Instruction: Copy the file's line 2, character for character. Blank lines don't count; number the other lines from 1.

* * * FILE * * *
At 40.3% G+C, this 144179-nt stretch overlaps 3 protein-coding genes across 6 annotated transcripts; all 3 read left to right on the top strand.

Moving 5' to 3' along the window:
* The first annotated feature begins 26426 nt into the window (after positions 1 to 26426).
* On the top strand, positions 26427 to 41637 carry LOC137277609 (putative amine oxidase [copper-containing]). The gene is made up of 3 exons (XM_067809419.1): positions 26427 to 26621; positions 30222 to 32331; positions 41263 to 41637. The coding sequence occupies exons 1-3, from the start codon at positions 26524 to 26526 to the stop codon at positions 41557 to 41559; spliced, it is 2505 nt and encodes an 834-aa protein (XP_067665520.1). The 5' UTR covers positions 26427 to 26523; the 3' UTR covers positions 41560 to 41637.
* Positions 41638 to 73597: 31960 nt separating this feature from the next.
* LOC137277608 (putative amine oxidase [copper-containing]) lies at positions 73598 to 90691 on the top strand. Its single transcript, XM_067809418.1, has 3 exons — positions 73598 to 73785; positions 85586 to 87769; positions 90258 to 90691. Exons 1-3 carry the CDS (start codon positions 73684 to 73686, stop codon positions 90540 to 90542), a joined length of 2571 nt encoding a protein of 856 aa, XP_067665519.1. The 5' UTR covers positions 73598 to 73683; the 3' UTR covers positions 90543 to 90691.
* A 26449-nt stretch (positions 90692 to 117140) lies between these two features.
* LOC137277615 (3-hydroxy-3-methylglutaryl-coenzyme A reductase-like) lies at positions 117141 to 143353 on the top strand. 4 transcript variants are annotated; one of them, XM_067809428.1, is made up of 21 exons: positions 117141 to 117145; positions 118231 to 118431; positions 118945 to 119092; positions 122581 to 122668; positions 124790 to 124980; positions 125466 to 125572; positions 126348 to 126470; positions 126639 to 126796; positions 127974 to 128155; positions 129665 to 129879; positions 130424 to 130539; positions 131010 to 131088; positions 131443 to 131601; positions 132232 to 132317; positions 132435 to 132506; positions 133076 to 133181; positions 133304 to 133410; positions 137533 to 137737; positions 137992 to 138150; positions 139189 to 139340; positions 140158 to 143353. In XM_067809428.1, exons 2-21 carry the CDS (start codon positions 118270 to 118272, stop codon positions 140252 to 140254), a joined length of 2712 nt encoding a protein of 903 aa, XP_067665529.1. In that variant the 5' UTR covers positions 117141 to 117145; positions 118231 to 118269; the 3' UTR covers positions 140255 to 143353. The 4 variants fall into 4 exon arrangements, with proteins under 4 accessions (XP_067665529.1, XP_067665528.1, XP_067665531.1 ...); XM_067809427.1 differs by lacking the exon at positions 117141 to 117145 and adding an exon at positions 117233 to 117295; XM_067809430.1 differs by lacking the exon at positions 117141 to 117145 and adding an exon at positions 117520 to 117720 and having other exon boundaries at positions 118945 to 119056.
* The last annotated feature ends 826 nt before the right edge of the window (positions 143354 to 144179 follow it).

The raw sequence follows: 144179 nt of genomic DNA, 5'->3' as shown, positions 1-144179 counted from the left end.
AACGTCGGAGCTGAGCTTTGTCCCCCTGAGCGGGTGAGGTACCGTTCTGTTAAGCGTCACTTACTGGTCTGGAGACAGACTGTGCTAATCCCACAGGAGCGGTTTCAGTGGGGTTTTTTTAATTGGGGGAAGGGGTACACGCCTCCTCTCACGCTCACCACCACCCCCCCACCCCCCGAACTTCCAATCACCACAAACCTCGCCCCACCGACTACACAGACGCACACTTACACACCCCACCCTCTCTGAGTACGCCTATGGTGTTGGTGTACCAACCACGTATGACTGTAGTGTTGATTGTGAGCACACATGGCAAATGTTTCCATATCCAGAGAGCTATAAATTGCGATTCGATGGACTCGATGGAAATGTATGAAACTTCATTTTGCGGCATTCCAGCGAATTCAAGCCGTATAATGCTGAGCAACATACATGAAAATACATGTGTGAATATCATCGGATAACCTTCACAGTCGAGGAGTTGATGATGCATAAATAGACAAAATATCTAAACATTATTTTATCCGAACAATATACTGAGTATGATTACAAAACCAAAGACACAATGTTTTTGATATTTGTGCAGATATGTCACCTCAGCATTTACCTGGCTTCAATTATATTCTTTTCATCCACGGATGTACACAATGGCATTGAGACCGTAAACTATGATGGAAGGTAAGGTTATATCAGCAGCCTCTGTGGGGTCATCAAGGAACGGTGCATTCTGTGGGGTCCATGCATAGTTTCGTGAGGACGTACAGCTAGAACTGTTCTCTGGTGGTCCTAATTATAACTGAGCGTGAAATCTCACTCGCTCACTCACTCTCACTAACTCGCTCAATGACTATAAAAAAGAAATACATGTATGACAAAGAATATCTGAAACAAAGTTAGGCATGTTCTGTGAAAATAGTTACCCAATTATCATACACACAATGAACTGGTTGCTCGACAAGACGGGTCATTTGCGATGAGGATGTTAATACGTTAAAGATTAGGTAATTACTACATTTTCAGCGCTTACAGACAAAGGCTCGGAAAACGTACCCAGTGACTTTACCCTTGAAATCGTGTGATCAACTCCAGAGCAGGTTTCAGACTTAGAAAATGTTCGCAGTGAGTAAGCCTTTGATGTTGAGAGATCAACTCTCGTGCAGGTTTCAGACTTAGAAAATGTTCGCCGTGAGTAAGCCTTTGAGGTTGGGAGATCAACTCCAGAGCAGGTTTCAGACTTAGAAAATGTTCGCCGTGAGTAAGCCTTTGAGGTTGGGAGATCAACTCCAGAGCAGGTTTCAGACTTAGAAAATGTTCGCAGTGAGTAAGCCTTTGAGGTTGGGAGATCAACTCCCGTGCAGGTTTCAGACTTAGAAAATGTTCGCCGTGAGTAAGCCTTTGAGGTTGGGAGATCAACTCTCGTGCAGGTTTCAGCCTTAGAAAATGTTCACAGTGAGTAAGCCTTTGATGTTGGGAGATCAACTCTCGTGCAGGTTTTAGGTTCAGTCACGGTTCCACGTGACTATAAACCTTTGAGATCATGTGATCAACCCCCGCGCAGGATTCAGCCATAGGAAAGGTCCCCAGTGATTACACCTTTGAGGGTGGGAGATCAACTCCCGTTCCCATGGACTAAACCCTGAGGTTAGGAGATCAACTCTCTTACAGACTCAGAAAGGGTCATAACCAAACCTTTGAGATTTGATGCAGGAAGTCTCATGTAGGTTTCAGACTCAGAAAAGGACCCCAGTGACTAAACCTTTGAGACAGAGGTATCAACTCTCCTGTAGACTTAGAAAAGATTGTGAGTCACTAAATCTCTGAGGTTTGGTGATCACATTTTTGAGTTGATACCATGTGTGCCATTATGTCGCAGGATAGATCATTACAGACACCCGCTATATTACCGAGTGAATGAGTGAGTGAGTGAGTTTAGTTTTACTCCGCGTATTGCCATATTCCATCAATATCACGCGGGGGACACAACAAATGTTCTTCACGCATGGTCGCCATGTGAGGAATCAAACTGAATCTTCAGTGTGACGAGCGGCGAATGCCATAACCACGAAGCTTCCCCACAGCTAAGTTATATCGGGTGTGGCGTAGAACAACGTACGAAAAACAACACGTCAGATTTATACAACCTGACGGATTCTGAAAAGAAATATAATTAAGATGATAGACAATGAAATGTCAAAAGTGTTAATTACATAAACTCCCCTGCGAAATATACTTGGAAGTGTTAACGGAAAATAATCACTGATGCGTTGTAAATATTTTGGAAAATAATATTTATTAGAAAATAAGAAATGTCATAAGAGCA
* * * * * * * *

Moving 5' to 3' along the window: